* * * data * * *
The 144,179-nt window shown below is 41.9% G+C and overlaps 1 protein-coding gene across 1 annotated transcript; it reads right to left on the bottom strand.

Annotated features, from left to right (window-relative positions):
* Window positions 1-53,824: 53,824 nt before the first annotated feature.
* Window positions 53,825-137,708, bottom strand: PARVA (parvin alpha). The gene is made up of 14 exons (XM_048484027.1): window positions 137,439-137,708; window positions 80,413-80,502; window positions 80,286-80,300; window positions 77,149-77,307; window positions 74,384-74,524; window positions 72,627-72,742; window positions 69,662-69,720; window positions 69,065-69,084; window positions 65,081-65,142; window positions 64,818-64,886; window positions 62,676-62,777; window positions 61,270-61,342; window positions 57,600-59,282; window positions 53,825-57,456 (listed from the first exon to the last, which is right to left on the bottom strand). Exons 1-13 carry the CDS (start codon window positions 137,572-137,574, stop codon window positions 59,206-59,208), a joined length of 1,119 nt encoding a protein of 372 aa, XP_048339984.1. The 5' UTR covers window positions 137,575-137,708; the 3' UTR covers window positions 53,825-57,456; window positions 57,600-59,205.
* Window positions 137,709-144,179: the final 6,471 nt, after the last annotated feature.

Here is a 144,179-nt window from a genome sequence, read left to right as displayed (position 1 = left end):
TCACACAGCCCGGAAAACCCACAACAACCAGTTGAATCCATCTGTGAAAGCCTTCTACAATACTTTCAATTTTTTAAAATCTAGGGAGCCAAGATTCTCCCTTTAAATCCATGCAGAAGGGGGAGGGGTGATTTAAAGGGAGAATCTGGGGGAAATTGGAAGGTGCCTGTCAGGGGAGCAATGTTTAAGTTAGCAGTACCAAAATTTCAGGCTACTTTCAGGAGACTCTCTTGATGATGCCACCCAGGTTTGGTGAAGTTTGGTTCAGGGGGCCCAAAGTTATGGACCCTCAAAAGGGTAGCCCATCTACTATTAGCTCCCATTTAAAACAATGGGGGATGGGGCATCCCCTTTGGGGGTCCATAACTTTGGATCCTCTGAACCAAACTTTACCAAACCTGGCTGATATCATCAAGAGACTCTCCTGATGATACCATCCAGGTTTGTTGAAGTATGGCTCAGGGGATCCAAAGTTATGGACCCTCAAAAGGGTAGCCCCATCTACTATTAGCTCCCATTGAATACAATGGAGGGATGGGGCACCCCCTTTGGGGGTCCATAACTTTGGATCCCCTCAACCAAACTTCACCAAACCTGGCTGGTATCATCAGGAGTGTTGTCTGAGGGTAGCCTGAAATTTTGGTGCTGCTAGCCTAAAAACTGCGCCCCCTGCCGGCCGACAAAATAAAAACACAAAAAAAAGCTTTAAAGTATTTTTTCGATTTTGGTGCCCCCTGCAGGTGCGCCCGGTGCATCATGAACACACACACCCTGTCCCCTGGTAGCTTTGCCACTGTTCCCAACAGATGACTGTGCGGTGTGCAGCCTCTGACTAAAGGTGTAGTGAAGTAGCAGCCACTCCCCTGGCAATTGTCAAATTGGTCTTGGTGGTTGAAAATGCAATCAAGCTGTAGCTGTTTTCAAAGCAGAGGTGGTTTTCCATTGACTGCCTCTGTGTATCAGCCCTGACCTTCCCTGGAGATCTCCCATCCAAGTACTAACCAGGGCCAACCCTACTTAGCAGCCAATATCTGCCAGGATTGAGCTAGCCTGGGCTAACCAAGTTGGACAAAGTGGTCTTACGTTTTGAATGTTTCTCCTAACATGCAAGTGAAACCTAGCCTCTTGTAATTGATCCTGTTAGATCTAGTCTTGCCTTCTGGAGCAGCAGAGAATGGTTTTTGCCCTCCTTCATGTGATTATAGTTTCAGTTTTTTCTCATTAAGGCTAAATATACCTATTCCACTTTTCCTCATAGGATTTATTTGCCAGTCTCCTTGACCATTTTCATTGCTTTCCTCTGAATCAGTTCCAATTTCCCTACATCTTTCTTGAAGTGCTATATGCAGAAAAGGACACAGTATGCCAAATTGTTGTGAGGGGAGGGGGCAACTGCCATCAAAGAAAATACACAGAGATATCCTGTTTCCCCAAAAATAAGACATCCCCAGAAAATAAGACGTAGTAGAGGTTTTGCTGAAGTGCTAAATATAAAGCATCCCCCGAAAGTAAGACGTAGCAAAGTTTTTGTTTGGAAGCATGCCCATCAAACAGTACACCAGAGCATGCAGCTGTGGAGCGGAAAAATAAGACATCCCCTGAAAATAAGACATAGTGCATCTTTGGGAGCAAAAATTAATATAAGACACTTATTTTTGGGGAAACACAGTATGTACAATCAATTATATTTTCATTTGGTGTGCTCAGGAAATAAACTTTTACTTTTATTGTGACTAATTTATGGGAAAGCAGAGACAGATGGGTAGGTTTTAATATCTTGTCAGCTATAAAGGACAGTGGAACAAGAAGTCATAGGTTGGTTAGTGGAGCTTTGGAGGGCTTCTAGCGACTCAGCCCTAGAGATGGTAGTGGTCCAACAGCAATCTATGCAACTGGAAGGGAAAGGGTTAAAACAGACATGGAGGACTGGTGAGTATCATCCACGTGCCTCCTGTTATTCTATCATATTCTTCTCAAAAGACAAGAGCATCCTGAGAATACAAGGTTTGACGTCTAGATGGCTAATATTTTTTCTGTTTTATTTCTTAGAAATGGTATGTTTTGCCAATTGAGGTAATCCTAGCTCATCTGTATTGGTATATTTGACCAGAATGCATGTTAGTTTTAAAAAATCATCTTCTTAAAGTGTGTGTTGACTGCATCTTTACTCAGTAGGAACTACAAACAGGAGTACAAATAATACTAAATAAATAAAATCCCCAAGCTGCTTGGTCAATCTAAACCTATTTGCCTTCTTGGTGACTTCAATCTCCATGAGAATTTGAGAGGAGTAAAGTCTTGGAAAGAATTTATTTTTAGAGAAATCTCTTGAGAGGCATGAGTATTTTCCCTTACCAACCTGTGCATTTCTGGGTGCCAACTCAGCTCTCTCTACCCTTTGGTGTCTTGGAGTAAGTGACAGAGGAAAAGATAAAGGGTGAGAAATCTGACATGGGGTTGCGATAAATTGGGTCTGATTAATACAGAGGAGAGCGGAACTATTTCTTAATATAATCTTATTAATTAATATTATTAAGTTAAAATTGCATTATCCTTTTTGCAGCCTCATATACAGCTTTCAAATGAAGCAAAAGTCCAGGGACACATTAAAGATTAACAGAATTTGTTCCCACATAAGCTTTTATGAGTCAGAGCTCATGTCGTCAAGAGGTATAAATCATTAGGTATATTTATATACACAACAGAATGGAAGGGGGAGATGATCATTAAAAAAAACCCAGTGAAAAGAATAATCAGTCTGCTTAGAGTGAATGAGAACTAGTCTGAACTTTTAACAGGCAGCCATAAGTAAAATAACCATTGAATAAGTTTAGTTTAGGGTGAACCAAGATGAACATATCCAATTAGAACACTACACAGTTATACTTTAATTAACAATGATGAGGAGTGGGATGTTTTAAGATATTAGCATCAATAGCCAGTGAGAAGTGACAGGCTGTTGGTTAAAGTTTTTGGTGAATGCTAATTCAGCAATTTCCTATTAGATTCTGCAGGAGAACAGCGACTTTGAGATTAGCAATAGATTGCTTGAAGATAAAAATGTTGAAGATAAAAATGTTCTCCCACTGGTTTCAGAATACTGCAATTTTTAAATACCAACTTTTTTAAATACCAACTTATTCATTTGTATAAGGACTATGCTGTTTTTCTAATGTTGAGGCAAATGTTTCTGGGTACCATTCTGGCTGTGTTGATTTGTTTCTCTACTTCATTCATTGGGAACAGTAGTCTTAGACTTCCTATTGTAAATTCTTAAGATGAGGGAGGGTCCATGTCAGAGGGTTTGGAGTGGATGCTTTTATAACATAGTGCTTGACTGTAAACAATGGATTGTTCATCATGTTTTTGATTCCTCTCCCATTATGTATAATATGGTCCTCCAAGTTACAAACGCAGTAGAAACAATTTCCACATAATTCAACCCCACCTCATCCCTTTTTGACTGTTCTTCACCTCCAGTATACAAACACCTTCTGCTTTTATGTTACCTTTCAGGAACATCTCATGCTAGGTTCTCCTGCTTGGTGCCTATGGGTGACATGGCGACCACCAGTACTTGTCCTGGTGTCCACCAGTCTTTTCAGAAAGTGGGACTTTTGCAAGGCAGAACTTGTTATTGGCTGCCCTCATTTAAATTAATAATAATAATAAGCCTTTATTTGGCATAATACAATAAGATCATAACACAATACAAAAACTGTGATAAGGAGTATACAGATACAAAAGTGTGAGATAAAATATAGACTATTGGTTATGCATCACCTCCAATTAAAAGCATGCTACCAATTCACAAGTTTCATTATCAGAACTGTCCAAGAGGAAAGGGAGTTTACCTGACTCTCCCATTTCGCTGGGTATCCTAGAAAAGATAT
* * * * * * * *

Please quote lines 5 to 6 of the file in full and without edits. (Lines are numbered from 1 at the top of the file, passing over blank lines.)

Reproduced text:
* Window positions 137,709-144,179: the final 6,471 nt, after the last annotated feature.

Here is a 144,179-nt window from a genome sequence, read left to right as displayed (position 1 = left end):